Via the Australian Bureau of Statistics:

In summary it shows

  • the annual rise in the monthly CPI indicator rose from 5.5% in April
  • at 6.2% in May
  • then 6.8%
  • June quarter CPI 6.1%

more soon

Soon there will be more timely versions. ABS says:


  • On October 26, 2022, the ABS will start publishing a monthly CPI indicator. This first publication will occur alongside the release of the quarterly CPI. Thereafter, the monthly CPI indicator will be released approximately four weeks after the end of the reference month, beginning with the October release on November 30. The exception to this will be the November data, which will be released in January.
  • The monthly CPI indicator will provide a faster indication of inflation using the same data collected for use in the quarterly CPI. Each month will include updated prices for between 62 and 73 percent of the quarterly CPI basket weight.
  • The quarterly CPI will continue to be the primary measure of inflation

    Inflation is defined as a quantitative measure of the rate at which the average price level of goods and services in an economy or country increases over a period of time. It is the rise in the general price level where a given currency is effectively buying less than it has in previous periods. In terms of evaluating strength or currencies, and by extension foreign currencies, inflation or its measures are extremely influential. Inflation stems from the global creation of money. This money is measured by the level of the total money supply of a specific currency, for example the US dollar, which is constantly increasing. However, an increase in the money supply does not necessarily mean that there is inflation. What leads to inflation is a faster increase in the money supply relative to the wealth produced (measured with GDP). This thus generates pressure from demand on a supply that is not increasing at the same rate. The consumer price index then increases, generating inflation. How Does Inflation Affect Forex? The level of inflation has a direct impact on the exchange rate between two currencies on several levels. This includes purchasing power parity, which attempts to compare the different purchasing power of each country based on the general level of prices. By doing so, it helps to determine the country with the most expensive cost of living. The currency with the higher inflation rate consequently loses value and depreciates, while the currency with the lower inflation rate appreciates in the forex market. Interest rates are also impacted. Inflation rates that are too high push interest rates up, which has the effect of depreciating the currency on the exchange. Conversely, too low inflation (or deflation) pushes interest rates down, which has the effect of appreciating the currency on the foreign exchange market.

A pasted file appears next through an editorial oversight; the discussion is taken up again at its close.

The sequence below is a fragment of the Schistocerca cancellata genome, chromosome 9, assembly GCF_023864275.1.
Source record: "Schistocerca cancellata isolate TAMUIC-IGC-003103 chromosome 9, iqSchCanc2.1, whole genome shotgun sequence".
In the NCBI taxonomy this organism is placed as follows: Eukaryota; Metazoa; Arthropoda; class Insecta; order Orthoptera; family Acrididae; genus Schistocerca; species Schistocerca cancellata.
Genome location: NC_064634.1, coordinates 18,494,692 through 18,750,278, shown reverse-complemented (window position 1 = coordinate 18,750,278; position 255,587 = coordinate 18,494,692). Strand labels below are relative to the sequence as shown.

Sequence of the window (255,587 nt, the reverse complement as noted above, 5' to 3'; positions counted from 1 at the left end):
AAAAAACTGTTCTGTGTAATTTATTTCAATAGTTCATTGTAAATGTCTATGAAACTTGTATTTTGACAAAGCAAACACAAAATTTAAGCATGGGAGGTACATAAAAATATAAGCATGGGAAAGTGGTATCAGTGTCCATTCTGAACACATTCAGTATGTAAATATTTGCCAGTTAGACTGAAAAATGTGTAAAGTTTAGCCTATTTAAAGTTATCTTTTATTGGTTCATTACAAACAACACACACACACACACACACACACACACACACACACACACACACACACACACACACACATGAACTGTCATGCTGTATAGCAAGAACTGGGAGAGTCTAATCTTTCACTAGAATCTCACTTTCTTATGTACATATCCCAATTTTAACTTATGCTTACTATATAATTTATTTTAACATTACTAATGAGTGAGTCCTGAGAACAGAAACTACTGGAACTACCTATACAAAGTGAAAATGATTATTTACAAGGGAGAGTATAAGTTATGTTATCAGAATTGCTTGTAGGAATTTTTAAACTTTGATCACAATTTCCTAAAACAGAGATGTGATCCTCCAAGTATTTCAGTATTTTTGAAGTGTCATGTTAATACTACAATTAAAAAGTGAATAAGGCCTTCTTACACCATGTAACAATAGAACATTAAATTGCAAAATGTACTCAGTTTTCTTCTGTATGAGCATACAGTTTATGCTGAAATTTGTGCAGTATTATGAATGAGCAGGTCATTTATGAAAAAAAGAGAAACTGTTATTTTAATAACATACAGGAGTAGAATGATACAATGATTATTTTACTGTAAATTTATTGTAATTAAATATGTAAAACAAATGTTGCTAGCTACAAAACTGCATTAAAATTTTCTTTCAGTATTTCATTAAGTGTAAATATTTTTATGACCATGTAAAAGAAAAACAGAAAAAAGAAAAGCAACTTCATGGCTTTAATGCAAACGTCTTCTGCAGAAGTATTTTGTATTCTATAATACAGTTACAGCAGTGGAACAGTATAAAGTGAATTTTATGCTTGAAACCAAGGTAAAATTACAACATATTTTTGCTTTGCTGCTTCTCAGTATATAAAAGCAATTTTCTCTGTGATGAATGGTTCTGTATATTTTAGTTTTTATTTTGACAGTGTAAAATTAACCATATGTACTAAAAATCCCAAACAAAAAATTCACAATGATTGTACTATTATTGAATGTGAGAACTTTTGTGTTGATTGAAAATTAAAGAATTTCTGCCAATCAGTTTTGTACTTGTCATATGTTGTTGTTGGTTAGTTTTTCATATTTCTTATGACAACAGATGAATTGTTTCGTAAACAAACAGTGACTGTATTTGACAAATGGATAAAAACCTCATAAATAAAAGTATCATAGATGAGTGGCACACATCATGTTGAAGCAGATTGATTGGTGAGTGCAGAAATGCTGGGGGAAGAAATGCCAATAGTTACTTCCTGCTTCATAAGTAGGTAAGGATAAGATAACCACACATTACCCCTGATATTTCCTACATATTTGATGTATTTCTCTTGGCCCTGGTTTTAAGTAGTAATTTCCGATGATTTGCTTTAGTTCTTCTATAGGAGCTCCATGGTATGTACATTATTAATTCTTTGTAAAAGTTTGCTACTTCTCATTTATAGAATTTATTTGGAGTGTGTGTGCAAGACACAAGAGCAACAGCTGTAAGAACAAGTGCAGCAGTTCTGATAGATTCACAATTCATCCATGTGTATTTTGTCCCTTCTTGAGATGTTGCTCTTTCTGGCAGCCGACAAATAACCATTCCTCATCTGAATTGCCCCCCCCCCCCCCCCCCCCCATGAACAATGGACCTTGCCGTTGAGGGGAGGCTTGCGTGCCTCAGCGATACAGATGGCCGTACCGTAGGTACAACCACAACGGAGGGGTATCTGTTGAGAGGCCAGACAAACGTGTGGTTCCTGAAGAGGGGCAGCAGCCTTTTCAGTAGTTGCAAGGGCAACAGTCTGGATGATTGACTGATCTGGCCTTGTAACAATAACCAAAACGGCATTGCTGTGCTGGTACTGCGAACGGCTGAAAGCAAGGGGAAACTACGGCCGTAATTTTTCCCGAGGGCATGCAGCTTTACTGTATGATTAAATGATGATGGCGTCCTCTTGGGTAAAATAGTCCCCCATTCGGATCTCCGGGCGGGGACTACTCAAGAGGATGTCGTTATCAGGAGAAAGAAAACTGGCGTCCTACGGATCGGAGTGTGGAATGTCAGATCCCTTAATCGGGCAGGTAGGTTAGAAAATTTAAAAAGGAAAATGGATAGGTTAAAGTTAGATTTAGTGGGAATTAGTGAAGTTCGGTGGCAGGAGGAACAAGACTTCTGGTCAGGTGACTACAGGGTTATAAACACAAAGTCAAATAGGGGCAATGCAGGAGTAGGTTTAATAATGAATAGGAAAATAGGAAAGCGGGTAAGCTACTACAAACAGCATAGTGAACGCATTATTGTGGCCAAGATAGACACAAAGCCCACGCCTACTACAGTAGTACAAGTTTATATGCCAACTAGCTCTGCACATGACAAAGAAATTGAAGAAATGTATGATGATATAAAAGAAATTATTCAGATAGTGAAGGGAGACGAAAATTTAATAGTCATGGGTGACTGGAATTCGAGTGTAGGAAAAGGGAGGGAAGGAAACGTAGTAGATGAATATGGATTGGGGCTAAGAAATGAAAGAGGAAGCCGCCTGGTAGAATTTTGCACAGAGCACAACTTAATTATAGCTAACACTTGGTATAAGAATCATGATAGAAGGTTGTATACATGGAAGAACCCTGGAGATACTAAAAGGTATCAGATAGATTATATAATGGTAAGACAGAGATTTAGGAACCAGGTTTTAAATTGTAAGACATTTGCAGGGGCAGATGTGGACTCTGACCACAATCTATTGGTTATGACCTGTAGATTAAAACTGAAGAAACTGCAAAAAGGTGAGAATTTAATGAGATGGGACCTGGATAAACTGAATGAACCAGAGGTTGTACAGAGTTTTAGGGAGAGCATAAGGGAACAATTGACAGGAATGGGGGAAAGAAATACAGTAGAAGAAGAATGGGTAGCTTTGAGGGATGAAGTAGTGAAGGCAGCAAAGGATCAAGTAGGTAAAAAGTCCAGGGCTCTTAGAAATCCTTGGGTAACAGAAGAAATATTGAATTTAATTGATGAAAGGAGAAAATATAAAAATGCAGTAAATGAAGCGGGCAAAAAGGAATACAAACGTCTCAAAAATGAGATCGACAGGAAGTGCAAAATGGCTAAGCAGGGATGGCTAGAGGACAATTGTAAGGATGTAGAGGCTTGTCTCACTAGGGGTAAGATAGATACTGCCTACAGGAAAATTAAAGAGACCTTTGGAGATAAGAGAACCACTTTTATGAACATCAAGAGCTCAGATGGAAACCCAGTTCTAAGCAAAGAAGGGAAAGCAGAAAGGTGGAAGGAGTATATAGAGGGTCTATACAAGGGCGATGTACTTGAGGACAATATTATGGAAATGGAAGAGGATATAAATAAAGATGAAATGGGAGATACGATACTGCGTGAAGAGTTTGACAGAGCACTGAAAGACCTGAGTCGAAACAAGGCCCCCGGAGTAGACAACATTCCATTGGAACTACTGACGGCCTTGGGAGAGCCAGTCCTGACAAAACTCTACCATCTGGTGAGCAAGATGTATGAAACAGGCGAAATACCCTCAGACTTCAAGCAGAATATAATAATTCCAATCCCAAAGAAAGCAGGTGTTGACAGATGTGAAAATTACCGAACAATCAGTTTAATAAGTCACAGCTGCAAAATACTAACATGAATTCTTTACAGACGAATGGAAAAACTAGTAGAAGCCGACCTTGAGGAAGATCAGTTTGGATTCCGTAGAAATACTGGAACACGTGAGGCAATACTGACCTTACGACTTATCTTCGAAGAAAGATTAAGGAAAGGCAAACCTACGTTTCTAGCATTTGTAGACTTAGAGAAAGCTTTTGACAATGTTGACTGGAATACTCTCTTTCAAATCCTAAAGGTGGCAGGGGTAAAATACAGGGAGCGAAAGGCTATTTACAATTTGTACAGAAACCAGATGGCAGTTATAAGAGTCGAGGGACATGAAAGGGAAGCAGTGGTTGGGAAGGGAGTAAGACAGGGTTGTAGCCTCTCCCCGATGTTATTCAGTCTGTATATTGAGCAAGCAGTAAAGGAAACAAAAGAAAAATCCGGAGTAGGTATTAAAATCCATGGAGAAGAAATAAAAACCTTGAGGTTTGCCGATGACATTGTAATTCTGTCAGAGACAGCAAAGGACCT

Read this term

Australia has a monthly inflation survey. It’s useful but it requires a subscription. Such publicly available data will be welcome.

AUd update: